Campos went up to the steps, stood a bit off to the side, and knocked on the camper’s door. It made a hollow metallic rattle.

I kept looking around. There were thistle plants all around us, a few solitary but most in clumps. There was no wind. The plants were still except for the insects buzzing through the stickers. The grass was deep enough that you could hide a lion in it.

The hair on my arms was standing up.

One of the curtains moved in the old RV’s side window. Campos saw it, too. He knocked again. “Sheriff’s department.”

And then one of the solitary thistles moved.

I pulled my .45, but the deputy was between us. I didn’t get too good of a look right then—humanoid, but wrapped in spines and prickly leaves—because it leapt at Campos in a flash, tackling the deputy, sweeping him from his feet. The two of them crashed in a cloud of dust.

They were thrashing and rolling. Claws were flying. The monster wasn’t making any noise. Campos was screaming. Walking forward, I punched my gun outward, focusing on the front sight, monster blurry behind it, but had to wait an agonizing second so I wouldn’t plug the deputy. An arm raised to strike, it lifted its body…and for just an instant I had a clear shot.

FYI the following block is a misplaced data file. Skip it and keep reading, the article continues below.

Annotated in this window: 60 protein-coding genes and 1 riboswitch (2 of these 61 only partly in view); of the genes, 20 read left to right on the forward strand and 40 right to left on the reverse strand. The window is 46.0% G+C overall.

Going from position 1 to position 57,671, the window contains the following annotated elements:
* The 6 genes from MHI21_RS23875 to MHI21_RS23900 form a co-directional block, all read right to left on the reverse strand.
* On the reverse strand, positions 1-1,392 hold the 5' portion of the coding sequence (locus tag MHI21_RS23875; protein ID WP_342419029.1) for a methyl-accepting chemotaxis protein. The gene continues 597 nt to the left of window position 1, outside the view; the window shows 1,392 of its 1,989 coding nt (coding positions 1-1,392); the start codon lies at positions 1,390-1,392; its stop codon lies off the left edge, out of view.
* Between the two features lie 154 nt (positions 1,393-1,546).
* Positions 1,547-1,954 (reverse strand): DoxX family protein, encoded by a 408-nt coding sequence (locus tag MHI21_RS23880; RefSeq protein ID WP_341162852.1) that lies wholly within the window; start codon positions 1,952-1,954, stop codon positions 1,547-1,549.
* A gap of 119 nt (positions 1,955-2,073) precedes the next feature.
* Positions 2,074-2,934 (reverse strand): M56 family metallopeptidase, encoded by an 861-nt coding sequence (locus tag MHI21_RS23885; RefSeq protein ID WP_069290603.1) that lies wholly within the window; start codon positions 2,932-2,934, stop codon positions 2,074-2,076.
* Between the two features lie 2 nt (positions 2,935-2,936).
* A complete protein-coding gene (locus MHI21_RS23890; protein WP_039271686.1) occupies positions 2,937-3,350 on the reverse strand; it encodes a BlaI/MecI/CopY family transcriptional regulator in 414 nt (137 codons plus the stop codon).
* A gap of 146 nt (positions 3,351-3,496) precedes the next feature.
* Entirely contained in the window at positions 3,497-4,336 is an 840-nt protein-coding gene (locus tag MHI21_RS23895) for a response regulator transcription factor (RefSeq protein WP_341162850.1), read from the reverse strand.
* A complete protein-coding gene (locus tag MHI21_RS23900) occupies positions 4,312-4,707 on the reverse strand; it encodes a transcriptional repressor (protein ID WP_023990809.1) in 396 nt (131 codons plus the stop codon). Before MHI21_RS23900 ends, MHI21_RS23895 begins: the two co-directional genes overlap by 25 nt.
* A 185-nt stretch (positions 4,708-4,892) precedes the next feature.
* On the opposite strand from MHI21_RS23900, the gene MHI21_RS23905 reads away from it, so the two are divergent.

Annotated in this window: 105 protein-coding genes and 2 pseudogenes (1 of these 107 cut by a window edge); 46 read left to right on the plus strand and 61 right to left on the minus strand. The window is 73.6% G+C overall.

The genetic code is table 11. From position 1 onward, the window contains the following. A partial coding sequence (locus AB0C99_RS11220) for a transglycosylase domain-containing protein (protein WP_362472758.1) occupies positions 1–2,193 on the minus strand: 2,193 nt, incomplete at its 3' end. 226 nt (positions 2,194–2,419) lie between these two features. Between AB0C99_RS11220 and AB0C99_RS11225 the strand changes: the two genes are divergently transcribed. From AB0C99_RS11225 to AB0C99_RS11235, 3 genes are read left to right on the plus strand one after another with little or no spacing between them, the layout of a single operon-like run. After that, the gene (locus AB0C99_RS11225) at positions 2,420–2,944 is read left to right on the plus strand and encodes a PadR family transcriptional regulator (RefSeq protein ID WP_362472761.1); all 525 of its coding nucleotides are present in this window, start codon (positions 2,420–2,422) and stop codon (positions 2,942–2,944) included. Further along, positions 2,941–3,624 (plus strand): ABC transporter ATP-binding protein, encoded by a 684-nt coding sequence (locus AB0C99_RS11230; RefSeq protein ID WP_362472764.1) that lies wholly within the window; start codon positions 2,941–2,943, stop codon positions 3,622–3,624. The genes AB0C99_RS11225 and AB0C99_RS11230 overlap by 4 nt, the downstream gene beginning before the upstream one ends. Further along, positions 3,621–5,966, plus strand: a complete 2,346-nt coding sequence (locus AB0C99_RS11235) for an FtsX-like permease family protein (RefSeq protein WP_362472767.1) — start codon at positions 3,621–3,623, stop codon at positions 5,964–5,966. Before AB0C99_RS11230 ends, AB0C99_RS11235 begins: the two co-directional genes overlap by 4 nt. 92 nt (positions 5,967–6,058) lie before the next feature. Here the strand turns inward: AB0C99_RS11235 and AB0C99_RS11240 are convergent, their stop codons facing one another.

The bullet smacked into the monster’s head in a puff of dust. It lurched back. I nailed it twice more before it rolled off.

The door of the RV flew open. I shifted focus, but the woman leaping from the doorway was human. There was no time to see what she was doing, because the monster was moving again. I swung the STI over and opened fire.